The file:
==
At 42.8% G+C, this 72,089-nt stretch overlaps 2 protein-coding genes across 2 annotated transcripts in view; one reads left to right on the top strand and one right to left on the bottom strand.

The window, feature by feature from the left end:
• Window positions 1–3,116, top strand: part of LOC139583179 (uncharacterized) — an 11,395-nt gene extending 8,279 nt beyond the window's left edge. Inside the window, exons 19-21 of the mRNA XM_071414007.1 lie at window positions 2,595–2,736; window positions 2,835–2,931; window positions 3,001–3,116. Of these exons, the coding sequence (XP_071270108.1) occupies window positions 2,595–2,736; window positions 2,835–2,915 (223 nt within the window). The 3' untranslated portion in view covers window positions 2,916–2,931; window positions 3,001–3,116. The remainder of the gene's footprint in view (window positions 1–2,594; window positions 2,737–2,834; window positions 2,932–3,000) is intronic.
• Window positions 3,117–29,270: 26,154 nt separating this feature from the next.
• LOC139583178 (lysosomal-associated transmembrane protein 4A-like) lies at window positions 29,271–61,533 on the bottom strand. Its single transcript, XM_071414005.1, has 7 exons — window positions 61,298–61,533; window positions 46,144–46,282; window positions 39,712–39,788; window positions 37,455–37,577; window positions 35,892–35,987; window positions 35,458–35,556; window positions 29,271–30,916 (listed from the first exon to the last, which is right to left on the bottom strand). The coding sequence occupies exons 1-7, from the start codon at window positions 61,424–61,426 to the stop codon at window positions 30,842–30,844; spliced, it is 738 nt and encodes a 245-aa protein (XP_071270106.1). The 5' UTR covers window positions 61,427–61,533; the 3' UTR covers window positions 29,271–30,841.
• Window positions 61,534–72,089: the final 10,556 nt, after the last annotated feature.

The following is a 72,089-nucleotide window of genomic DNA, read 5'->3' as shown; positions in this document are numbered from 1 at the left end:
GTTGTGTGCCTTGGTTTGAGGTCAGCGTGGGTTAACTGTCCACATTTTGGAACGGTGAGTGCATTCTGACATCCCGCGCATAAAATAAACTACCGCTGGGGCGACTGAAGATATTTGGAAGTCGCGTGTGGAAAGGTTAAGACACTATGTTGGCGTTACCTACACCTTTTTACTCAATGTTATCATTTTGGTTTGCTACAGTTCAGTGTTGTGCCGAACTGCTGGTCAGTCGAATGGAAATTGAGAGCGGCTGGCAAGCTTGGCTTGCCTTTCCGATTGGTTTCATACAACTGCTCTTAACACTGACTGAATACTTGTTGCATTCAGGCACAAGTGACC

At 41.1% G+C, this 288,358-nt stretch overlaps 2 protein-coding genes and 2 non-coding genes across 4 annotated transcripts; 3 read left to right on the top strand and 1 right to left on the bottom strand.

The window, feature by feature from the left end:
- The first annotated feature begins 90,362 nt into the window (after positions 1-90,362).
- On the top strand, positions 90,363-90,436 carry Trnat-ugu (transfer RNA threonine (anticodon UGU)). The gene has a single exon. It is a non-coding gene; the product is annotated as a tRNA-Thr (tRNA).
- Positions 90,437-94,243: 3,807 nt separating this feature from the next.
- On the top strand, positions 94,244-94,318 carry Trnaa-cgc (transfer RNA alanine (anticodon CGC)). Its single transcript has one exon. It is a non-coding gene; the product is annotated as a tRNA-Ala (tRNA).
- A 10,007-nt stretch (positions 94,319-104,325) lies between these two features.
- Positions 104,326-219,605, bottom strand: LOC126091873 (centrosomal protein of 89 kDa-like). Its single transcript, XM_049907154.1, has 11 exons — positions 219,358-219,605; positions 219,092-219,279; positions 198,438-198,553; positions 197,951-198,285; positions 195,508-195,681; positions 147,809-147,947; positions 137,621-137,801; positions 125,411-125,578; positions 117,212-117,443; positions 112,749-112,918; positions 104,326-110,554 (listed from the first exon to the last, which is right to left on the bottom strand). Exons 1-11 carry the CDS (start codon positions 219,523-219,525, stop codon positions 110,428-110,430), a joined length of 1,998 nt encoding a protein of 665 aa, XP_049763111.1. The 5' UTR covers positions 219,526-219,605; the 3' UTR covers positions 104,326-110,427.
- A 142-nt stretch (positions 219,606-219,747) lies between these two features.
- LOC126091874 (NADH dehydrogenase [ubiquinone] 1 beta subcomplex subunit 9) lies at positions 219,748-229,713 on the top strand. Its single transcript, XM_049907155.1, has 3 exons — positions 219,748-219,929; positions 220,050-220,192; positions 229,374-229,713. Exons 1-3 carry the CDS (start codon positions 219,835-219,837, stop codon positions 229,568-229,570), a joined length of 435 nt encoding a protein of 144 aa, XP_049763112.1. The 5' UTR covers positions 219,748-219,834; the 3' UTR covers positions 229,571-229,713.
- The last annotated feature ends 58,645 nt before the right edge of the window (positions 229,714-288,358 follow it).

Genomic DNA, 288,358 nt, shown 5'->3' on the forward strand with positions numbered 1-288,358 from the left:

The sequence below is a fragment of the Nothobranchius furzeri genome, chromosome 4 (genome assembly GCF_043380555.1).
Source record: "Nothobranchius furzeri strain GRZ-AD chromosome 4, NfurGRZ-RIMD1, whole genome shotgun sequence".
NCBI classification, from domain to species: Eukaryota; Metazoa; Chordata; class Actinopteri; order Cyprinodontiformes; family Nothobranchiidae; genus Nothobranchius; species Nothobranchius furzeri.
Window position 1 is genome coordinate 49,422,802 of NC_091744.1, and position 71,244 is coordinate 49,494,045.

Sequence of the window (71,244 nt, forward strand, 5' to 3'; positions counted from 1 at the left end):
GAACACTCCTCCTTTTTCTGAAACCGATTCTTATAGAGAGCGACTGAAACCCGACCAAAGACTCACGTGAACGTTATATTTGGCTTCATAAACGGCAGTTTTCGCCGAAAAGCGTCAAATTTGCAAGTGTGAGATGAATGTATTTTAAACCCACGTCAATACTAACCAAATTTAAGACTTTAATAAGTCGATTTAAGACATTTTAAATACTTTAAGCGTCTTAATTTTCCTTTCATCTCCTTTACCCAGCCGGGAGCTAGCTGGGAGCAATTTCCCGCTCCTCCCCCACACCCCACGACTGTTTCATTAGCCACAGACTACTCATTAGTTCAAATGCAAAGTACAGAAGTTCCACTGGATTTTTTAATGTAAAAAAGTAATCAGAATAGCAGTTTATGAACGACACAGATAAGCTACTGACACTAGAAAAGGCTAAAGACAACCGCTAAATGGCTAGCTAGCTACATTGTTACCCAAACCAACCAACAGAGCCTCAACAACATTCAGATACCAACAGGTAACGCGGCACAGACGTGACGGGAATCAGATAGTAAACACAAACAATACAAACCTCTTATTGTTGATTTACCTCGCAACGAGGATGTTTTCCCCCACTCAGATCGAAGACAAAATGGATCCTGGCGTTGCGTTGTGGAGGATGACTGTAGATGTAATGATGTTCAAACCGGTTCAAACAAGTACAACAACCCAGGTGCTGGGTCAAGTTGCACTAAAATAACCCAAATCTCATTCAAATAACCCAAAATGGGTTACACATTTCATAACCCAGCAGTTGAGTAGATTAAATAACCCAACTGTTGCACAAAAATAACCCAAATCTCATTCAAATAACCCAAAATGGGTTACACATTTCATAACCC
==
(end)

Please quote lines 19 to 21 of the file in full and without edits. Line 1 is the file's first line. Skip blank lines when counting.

- The last annotated feature ends 58,645 nt before the right edge of the window (positions 229,714-288,358 follow it).

Genomic DNA, 288,358 nt, shown 5'->3' on the forward strand with positions numbered 1-288,358 from the left:

The sequence below is a fragment of the Nothobranchius furzeri genome, chromosome 4 (genome assembly GCF_043380555.1).